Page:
When I was six years old, in my first grade class, we were doing an art project. They asked us to draw a rabbit. Now, we didn’t have a live rabbit to look at, so they taped a photograph of a rabbit to the front board. We sat with our crayons and went at it!
Something different happened during that art project, which I noticed at the time but didn’t understand. I drew that rabbit perfectly. REALLY, really well. As I was drawing, I was looking at the photo at the front of the room, and concentrating. Really concentrating. Inner focused concentration, connecting with the photo and following the curves.
When we were done, I was astonished at how perfect my rabbit drawing looked. Amazingly life-like. The teacher was walking around the room, looking at our work and made a big fuss over my rabbit, complimenting me. She held it up it to the entire class, and asked me if she could keep it as an example of good work for future classes.
I let her, which I’m sort of regretful about, because I wish I could look at that rabbit drawing again right now! (Actually, I could see it again, using hypnotic regression, but that’s another story for another time.)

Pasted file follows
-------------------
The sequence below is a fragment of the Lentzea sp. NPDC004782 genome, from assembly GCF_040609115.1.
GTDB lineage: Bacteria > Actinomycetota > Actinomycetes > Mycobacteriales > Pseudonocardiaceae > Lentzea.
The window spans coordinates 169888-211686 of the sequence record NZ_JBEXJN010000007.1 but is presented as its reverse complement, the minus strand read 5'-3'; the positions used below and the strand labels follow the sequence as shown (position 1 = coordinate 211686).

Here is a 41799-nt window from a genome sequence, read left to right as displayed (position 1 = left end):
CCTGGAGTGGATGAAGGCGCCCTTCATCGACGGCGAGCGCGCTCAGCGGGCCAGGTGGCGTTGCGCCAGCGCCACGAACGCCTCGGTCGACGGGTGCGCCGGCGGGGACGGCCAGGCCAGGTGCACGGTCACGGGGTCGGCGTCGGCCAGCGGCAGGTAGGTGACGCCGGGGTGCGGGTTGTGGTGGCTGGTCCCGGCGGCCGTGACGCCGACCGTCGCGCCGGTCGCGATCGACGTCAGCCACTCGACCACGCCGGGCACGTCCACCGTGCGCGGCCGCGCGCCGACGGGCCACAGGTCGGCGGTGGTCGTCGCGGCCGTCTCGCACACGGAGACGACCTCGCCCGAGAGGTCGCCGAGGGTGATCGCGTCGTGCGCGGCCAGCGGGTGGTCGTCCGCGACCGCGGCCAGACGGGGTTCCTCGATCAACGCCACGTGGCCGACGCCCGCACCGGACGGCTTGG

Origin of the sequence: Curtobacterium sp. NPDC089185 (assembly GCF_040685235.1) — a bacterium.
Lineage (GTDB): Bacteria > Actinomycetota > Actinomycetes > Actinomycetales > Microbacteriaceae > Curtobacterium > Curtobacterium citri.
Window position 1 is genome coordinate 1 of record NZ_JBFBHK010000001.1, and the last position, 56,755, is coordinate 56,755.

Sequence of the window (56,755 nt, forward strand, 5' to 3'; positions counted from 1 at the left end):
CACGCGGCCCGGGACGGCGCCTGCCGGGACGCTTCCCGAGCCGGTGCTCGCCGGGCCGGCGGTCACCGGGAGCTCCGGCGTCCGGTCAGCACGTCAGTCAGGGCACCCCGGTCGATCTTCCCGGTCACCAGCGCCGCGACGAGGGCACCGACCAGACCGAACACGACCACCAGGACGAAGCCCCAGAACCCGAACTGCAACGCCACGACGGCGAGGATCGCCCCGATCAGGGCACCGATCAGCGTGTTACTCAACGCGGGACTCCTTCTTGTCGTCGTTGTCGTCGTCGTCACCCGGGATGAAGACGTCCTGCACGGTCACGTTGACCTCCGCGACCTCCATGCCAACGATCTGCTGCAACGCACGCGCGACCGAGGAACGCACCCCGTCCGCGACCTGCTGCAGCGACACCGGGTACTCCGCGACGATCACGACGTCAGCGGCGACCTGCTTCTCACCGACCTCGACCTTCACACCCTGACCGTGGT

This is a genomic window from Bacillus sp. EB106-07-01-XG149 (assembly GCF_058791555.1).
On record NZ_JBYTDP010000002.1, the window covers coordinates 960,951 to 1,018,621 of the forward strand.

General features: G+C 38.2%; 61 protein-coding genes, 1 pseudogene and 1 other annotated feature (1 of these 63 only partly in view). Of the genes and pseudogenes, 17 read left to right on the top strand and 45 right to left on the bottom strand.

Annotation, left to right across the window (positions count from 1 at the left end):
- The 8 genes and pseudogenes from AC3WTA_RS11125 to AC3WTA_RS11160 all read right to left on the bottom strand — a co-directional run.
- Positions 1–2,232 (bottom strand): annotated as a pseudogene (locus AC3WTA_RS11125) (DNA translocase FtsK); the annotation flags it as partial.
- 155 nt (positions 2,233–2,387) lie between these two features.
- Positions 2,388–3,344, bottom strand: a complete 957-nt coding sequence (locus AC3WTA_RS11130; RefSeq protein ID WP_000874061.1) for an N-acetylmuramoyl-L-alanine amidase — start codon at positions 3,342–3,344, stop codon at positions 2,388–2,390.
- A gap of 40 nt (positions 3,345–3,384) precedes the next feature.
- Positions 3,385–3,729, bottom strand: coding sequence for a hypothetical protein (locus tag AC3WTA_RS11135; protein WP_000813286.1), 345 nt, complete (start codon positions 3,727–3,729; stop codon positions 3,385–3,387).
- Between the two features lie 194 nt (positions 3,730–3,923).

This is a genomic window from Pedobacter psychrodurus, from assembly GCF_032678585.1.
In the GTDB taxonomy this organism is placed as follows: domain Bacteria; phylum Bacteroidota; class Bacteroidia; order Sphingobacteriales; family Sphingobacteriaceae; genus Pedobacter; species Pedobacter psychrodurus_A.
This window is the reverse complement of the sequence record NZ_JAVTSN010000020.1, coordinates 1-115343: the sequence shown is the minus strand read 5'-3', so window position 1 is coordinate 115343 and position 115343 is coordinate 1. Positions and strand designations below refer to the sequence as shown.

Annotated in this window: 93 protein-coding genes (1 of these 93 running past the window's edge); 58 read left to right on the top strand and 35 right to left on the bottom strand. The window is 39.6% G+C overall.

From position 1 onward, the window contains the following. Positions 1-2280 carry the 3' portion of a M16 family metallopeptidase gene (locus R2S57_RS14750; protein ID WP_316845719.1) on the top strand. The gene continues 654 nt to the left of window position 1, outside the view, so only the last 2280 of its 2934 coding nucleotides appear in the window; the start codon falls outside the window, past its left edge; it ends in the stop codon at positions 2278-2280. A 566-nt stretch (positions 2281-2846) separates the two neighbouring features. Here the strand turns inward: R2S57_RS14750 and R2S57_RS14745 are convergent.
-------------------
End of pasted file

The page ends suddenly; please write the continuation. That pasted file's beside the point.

All well and good, the teacher kept my picture. Now, here’s the interesting part of the story. A string of students then came up to me afterwards asking “show me how to draw a rabbit.” Apparently, I was now the rabbit-drawing-expert. And I couldn’t do it.
I remember taking a piece of paper and CONSCIOUSLY trying to replicate my rabbit for the first kid in line. No way. It was a pathetic squiggle. And the student took it, and walked away looking like he held a treasure.
I drew more pictures for my fellow students, and they were nothing like a rabbit, non realistic and just bad caricatures.
I understand this scenario now. I used self hypnosis to draw the rabbit. Like that book, “Drawing on the Right Side of the Brain,” I tapped into my unconscious mind, my creative mind power using a focused attention. I had no idea what I was doing at the time, however I did recognize that I had a different state of mind while drawing my rabbit initially, and when asked to show how. No way could I just “draw a rabbit” quickly on command. That activity involved my six year old conscious mind.
Our conscious minds are linear, logical, limited. We can and do astonish ourselves with our own abilities when we utilize our creative mind. Not just a tiny part of our mind. That’s hypnosis–a doorway into more power! Who knew? I was already a hypnotist in first grade! 🙂